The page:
As we reach the halfway point in Season 2 of The Missing, many of the dots seemed to be finally connecting. But then came Sunday night’s episode, “Statice,” which threw out not one, but two huge plot bombs, rendering any previous theories DOA. For one thing: Upon taking a closer look at the roller coaster photos, Gemma (Keeley Hawes) discovers that there’s a third missing girl in this mystery kidnapping case.
Since she looks very similar to both Sophie Giroux and Alice (Abigail Hardingham), it’s safe to assume this girl's appearance on the ride was not a fluke. Especially since she’s wearing the same bird necklace Sophie wore while pretending to be Alice. So who is she? How did the authorities not link this girl’s abduction with those of Sophie and Alice? And did their captor have some sort of fetish involving underage brunettes with large eyes and fair skin?
Maybe we should just ask Sophie. Because the second plot bomb is: She’s still alive. The girl who returned to the Webster family in 2014 (who we still believe is Sophie, not Alice), never mentioned such information. But she also rarely revealed many details about her time in captivity. “Alice” was keeping a lot of secrets — and she faked her own suicide in order to escape the suspicious eyes of Julien Baptiste (Tchéky Karyo) and Gemma.
Meanwhile over in Switzerland, Sophie is currently casually sipping coffee in a cute outdoor cafe. She's hanging out in the same city where viewers saw the mysteriously painted camper parked alongside the road back in episode three. Is she there by force or by choice? When the waiter works up the courage to ask for Sophie’s number, her answer is cryptic. “I’m taken,” she says.
To be honest, this case is getting exhausting. Flipping the plot on its head packs a punch only when used sparingly. But such major revelations happening a few times every episode? It causes viewers to lose trust in the narration. We cease to care about what’s happening, because we’re already anticipating the next scene will render it null and void.
Another thing that doesn't make any sense: how the body burned in the shed matches Sam Webster’s DNA. During the three hours “Alice” ran off that day, was she fetching the real Alice’s body and placing it in the shed? Or did she grab the corpse of the third girl? Maybe this mystery brunette is a love child of Sam’s (David Morrissey's). He’s not being faithful to his wife now, so it’s not crazy to think that he previously had affairs. And it would explain why the these girls look so much alike. Maybe Gemma needs to request a DNA test of her own.
We doubled down on this theory after a particularly heated conversation between Sam and Gemma in 2014. Sam blames Gemma for the death of "Alice." Because maybe if Gemma would’ve just quit it with her suspicions, “Alice” would still be alive, and Sam wouldn’t be lying in a hospital bed covered in third-degree burns. But Gemma insists she knows her own child, and that maybe if Sam had been around when Alice was a baby, he’d be able to recognize the difference as well.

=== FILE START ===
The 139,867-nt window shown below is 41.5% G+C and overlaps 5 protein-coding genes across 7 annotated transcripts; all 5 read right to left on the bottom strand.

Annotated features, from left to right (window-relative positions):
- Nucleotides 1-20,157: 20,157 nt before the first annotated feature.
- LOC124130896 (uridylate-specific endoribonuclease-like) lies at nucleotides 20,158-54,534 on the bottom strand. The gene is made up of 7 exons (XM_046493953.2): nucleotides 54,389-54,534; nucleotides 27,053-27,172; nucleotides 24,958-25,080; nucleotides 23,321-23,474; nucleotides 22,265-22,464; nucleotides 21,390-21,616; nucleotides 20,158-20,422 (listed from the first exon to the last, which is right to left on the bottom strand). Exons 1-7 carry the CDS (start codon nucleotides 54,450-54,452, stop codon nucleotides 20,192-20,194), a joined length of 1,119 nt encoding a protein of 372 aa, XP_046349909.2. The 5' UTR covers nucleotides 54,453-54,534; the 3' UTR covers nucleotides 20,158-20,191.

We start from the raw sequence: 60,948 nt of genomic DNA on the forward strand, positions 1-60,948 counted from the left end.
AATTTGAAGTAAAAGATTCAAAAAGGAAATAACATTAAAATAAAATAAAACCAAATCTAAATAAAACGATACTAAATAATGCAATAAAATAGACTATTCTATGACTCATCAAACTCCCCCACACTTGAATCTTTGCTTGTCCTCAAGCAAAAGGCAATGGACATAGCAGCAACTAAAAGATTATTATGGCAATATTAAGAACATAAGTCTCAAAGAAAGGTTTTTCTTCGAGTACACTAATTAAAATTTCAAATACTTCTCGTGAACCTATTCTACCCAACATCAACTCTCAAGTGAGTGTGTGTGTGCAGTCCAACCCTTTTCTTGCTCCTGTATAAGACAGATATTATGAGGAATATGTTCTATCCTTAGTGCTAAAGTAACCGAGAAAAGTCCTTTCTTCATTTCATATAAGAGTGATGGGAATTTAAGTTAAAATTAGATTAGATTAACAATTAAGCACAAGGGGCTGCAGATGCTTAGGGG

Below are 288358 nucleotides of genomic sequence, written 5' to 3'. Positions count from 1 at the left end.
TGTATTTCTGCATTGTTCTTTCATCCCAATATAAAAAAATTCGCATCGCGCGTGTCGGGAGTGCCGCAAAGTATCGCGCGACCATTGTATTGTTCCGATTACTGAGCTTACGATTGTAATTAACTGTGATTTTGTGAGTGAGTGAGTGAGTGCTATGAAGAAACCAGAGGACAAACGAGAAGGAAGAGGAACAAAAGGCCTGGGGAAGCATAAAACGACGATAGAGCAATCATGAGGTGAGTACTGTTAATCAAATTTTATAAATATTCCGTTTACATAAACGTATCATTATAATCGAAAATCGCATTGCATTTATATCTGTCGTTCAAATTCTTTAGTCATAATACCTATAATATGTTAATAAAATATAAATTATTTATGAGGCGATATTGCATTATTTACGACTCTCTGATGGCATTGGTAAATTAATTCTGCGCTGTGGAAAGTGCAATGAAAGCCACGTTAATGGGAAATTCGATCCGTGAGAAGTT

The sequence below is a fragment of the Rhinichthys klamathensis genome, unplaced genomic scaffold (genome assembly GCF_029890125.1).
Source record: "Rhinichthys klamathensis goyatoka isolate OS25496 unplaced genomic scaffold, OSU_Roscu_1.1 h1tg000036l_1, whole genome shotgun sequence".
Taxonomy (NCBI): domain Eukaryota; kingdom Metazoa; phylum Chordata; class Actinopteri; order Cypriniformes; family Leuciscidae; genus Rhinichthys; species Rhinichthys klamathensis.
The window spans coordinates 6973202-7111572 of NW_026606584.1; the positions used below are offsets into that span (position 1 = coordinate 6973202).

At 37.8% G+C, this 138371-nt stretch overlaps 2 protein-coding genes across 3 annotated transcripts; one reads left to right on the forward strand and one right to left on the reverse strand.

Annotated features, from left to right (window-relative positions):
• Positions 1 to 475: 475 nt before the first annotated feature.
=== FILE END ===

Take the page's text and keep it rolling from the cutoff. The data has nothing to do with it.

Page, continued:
Maybe they’re both right. There are numerous possible reasons why Gemma would’ve been alone in raising Alice in the early years. Maybe Sam was away at war, or maybe he was shacking up with his side piece. “Alice” a.k.a. Sophie could turn out to be Sam’s child, but not Gemma’s.
Regardless of which body burned in the shed, there’s also the possibility that the hospital is lying about the actual results. Why Sophie put flowers on Henry Reed’s grave before faking her death remains a mystery — as does the reason she’s living in Switzerland, and how any of this is connected to what happened with Reed and Brigadier Stone (Roger Allam) back in 1991. If Baptiste decides to give up on his hunt for answers, we wouldn’t blame him. And if these actors weren’t so talented, we’d begin to check out as well.
But amidst the constant twists and turns, this fourth episode remains captivating due to the continuous stream of tense conversations: between Sam and the dementia-suffering Stone, and especially those between Gemma and Eve (Laura Fraser).
We do get one bit of clarification, however, and that’s in regards to what happened to Eve’s baby back in 2014. Obviously something tragic took place and she lost the fetus late in pregnancy, and we discover this happened shortly after she questioned Sam’s son, Matt (Jake Davies). Rightfully suspicious as to Matt’s whereabouts the night Nadia Hetz (Lia Williams) was beaten to a pulp, Eve's confrontation with him turns physical. Matt gets defensive and, with an accidental amount of force, he pushes Eve on his way to leave. She trips over the hospital’s waiting-room chairs — and by evening, she's hemorrhaging in the bathroom.
As if the Stones and the Websters needed yet another dreadful situation to tie the two families together. Nothing good happens when a Webster spends time with a Stone. And save for Gemma, all of them have skeletons in their closets — which, if revealed, may help us figure out who kidnapped these three girls and why. But we’re likely going to have to wait another four episodes before all these threads become undone and the answer finally becomes clear.